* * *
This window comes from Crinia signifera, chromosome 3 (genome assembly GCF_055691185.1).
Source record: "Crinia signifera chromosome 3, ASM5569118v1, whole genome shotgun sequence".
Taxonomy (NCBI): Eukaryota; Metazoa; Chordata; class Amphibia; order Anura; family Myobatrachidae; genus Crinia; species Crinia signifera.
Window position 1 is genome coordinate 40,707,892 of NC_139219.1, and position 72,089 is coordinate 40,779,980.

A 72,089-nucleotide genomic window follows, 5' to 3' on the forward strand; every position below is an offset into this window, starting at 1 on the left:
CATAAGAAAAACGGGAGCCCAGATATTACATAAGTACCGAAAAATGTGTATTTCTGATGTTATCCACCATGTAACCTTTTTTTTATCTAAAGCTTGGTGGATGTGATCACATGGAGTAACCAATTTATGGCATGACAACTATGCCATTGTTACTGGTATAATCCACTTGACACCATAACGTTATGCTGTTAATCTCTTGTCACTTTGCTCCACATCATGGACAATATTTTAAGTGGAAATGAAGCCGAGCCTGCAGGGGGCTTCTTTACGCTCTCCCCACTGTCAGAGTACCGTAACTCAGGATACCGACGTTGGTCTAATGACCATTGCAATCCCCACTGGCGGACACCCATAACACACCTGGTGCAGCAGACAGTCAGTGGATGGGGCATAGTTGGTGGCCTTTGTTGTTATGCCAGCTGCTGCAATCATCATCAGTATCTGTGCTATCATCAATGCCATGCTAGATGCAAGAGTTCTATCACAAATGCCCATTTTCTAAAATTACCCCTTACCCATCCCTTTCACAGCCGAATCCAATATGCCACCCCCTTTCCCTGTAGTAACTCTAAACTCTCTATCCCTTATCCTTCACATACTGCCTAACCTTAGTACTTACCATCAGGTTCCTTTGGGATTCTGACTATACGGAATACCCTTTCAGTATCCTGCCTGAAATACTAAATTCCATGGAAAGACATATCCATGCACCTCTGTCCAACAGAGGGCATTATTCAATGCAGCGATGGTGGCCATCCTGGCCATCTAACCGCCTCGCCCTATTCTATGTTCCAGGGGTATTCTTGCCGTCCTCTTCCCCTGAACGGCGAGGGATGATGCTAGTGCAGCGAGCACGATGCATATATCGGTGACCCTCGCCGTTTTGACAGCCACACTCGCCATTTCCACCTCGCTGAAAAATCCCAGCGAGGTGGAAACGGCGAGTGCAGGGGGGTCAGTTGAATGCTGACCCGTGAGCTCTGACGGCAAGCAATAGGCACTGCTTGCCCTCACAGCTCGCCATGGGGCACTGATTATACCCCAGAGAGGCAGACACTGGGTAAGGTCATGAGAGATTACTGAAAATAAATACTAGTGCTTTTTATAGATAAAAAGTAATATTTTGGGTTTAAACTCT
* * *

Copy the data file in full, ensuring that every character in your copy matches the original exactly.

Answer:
This window comes from Crinia signifera, chromosome 3 (genome assembly GCF_055691185.1).
Source record: "Crinia signifera chromosome 3, ASM5569118v1, whole genome shotgun sequence".
Taxonomy (NCBI): Eukaryota; Metazoa; Chordata; class Amphibia; order Anura; family Myobatrachidae; genus Crinia; species Crinia signifera.
Window position 1 is genome coordinate 40,707,892 of NC_139219.1, and position 72,089 is coordinate 40,779,980.

A 72,089-nucleotide genomic window follows, 5' to 3' on the forward strand; every position below is an offset into this window, starting at 1 on the left:
CATAAGAAAAACGGGAGCCCAGATATTACATAAGTACCGAAAAATGTGTATTTCTGATGTTATCCACCATGTAACCTTTTTTTTATCTAAAGCTTGGTGGATGTGATCACATGGAGTAACCAATTTATGGCATGACAACTATGCCATTGTTACTGGTATAATCCACTTGACACCATAACGTTATGCTGTTAATCTCTTGTCACTTTGCTCCACATCATGGACAATATTTTAAGTGGAAATGAAGCCGAGCCTGCAGGGGGCTTCTTTACGCTCTCCCCACTGTCAGAGTACCGTAACTCAGGATACCGACGTTGGTCTAATGACCATTGCAATCCCCACTGGCGGACACCCATAACACACCTGGTGCAGCAGACAGTCAGTGGATGGGGCATAGTTGGTGGCCTTTGTTGTTATGCCAGCTGCTGCAATCATCATCAGTATCTGTGCTATCATCAATGCCATGCTAGATGCAAGAGTTCTATCACAAATGCCCATTTTCTAAAATTACCCCTTACCCATCCCTTTCACAGCCGAATCCAATATGCCACCCCCTTTCCCTGTAGTAACTCTAAACTCTCTATCCCTTATCCTTCACATACTGCCTAACCTTAGTACTTACCATCAGGTTCCTTTGGGATTCTGACTATACGGAATACCCTTTCAGTATCCTGCCTGAAATACTAAATTCCATGGAAAGACATATCCATGCACCTCTGTCCAACAGAGGGCATTATTCAATGCAGCGATGGTGGCCATCCTGGCCATCTAACCGCCTCGCCCTATTCTATGTTCCAGGGGTATTCTTGCCGTCCTCTTCCCCTGAACGGCGAGGGATGATGCTAGTGCAGCGAGCACGATGCATATATCGGTGACCCTCGCCGTTTTGACAGCCACACTCGCCATTTCCACCTCGCTGAAAAATCCCAGCGAGGTGGAAACGGCGAGTGCAGGGGGGTCAGTTGAATGCTGACCCGTGAGCTCTGACGGCAAGCAATAGGCACTGCTTGCCCTCACAGCTCGCCATGGGGCACTGATTATACCCCAGAGAGGCAGACACTGGGTAAGGTCATGAGAGATTACTGAAAATAAATACTAGTGCTTTTTATAGATAAAAAGTAATATTTTGGGTTTAAACTCT